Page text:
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Pfeiffer syndrome is a disorder that affects the development of the bones in the skull, hands and feet. Signs and symptoms can include craniosynostosis, which prevents normal skull growth and affects the shape of the head and face; distinctive facial features including bulging and wide-set eyes, a high forehead, an underdeveloped upper jaw, and a beaked nose; hearing loss; and dental problems. Other features may include broad and deviated thumbs and great toes; brachydactyly; and syndactyly. It is caused by mutations in the FGFR1 or FGFR2 genes and is inherited in an autosomal dominant manner. Pfeiffer syndrome is divided into 3 subtypes (type 1, type 2 and type 3) based on the presence and severity of specific features. Management typically includes various surgical interventions.
Source: GARD Last updated on 05-01-20
The presence and severity of features of Pfeiffer syndrome may differ depending on the type of Pfeiffer syndrome a person has. Type I is considered mild compared to types II and III.
In Pfeiffer syndrome type I , infants have craniosynostosis that causes the head to appear vertically elongated. Distinctive facial features may include a high, full forehead; underdeveloped mid-facial regions (midface hypoplasia); widely spaced eyes (ocular hypertelorism); an underdeveloped upper jaw (hypoplastic maxilla) with a prominent lower jaw; and dental abnormalities. People with type I usually have normal intelligence and a good prognosis with a normal life span.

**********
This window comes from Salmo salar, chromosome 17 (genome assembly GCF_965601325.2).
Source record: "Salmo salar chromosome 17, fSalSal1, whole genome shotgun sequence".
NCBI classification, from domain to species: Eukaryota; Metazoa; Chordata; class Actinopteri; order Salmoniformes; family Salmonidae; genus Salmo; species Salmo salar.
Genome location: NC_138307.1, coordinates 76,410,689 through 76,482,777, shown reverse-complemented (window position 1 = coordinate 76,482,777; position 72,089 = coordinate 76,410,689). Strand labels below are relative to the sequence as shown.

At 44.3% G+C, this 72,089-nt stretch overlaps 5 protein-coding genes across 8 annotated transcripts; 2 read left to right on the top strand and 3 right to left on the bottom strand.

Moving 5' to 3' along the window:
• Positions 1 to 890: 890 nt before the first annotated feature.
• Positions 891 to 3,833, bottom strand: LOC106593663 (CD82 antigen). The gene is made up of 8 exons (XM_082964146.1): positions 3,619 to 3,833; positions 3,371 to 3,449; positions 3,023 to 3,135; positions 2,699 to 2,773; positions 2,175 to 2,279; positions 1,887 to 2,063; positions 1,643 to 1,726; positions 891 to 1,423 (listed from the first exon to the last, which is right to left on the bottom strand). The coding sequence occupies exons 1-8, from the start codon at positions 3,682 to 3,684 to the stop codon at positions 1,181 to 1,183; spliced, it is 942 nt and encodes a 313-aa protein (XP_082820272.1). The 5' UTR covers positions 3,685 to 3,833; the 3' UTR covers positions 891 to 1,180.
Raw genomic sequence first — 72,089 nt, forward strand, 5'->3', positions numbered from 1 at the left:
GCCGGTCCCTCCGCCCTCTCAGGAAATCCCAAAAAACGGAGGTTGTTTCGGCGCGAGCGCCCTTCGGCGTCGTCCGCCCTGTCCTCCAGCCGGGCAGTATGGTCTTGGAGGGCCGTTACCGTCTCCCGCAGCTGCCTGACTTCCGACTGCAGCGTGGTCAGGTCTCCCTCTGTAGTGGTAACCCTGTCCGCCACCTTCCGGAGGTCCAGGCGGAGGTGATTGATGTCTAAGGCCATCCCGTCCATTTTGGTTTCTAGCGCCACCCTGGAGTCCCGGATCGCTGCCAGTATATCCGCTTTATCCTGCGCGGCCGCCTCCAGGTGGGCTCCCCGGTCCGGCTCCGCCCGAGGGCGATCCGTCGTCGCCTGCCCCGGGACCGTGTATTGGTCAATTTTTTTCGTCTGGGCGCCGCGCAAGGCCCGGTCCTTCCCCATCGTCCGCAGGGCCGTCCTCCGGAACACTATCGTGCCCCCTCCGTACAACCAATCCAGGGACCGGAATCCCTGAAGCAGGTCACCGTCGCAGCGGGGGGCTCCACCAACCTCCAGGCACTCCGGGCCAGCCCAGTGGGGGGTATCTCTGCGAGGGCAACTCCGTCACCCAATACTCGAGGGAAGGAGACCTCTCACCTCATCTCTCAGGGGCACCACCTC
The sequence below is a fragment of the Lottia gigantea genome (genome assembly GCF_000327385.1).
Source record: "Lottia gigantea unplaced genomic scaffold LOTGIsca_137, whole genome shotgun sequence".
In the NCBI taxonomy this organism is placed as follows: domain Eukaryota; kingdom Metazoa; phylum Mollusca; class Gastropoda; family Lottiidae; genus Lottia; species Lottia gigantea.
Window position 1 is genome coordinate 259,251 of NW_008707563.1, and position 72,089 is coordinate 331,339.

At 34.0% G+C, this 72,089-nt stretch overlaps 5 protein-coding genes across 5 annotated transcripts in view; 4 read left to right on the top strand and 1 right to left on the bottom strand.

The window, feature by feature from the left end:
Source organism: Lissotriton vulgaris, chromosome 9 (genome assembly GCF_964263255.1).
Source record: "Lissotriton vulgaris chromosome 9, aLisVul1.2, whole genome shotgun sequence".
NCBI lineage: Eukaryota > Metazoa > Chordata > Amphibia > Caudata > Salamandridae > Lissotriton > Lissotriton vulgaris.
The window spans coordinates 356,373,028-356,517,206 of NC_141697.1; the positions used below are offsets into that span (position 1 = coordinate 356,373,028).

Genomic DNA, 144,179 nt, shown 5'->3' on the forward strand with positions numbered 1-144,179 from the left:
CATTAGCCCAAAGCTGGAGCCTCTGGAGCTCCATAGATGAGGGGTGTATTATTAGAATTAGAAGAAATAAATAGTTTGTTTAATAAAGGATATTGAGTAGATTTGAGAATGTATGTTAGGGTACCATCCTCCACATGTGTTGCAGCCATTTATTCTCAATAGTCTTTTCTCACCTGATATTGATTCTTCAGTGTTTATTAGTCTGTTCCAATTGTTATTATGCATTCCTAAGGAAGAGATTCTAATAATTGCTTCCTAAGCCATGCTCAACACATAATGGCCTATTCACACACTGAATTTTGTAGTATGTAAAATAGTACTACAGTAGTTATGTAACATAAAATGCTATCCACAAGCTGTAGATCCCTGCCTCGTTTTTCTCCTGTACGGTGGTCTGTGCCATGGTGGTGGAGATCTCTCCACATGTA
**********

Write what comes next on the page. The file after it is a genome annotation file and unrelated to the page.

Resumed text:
In Pfeiffer syndrome type II , people typically have more severe craniosynostosis, more severe hand and foot abnormalities, and additional malformations of the limbs. Infants with type II have a form of craniosynostosis that causes the skull to have a "tri-lobed" appearance (called a "cloverleaf skull" deformity). This is often associated with hydrocephalus, which causes increased pressure on the brain. Distinctive facial features may include an abnormally high, broad forehead; severe protrusion of the eyes (ocular proptosis); midface hypoplasia; a "beak-shaped" nose; and low-set ears. Infants may also have lack of mobility of the elbow joints and/or various abnormalities in some of the internal organs (visceral anomalies). Infants with type II often have intellectual disabilities and neurological problems due to severe brain involvement. The physical abnormalities associated with type II can lead to life-threatening complications without appropriate treatment.
Pfeiffer syndrome type III is very similar to type II, but people with type II do not have the cloverleaf skull deformity. The features associated with type III may include a shortened base of the skull ; the abnormal presence of teeth at birth (natal teeth); ocular proptosis; and/or various visceral anomalies. As in type II, people with type III often have intellectual disabilities and severe neurological problems.
Last updated on 05-01-20
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